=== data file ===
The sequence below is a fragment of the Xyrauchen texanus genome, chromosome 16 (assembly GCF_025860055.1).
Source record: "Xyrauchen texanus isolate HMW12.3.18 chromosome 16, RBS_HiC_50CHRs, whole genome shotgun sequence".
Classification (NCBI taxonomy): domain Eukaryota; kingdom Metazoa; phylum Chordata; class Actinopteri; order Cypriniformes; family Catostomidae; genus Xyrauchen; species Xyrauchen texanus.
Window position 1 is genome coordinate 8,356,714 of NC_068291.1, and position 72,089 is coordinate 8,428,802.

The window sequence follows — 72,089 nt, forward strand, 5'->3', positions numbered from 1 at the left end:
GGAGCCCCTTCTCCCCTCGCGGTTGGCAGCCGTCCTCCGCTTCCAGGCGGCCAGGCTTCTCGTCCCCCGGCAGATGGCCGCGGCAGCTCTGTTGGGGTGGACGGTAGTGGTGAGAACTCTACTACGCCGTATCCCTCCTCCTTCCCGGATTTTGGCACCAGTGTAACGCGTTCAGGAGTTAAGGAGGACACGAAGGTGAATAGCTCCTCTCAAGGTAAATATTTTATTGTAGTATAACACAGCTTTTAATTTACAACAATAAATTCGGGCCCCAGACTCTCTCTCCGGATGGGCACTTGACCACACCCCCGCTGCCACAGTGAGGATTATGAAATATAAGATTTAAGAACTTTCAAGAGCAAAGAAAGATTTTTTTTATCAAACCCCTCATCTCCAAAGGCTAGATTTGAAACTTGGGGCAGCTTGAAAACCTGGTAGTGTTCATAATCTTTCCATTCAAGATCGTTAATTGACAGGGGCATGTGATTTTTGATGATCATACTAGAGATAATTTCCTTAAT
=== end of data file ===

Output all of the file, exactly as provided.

The sequence below is a fragment of the Xyrauchen texanus genome, chromosome 16 (assembly GCF_025860055.1).
Source record: "Xyrauchen texanus isolate HMW12.3.18 chromosome 16, RBS_HiC_50CHRs, whole genome shotgun sequence".
Classification (NCBI taxonomy): domain Eukaryota; kingdom Metazoa; phylum Chordata; class Actinopteri; order Cypriniformes; family Catostomidae; genus Xyrauchen; species Xyrauchen texanus.
Window position 1 is genome coordinate 8,356,714 of NC_068291.1, and position 72,089 is coordinate 8,428,802.

The window sequence follows — 72,089 nt, forward strand, 5'->3', positions numbered from 1 at the left end:
GGAGCCCCTTCTCCCCTCGCGGTTGGCAGCCGTCCTCCGCTTCCAGGCGGCCAGGCTTCTCGTCCCCCGGCAGATGGCCGCGGCAGCTCTGTTGGGGTGGACGGTAGTGGTGAGAACTCTACTACGCCGTATCCCTCCTCCTTCCCGGATTTTGGCACCAGTGTAACGCGTTCAGGAGTTAAGGAGGACACGAAGGTGAATAGCTCCTCTCAAGGTAAATATTTTATTGTAGTATAACACAGCTTTTAATTTACAACAATAAATTCGGGCCCCAGACTCTCTCTCCGGATGGGCACTTGACCACACCCCCGCTGCCACAGTGAGGATTATGAAATATAAGATTTAAGAACTTTCAAGAGCAAAGAAAGATTTTTTTTATCAAACCCCTCATCTCCAAAGGCTAGATTTGAAACTTGGGGCAGCTTGAAAACCTGGTAGTGTTCATAATCTTTCCATTCAAGATCGTTAATTGACAGGGGCATGTGATTTTTGATGATCATACTAGAGATAATTTCCTTAAT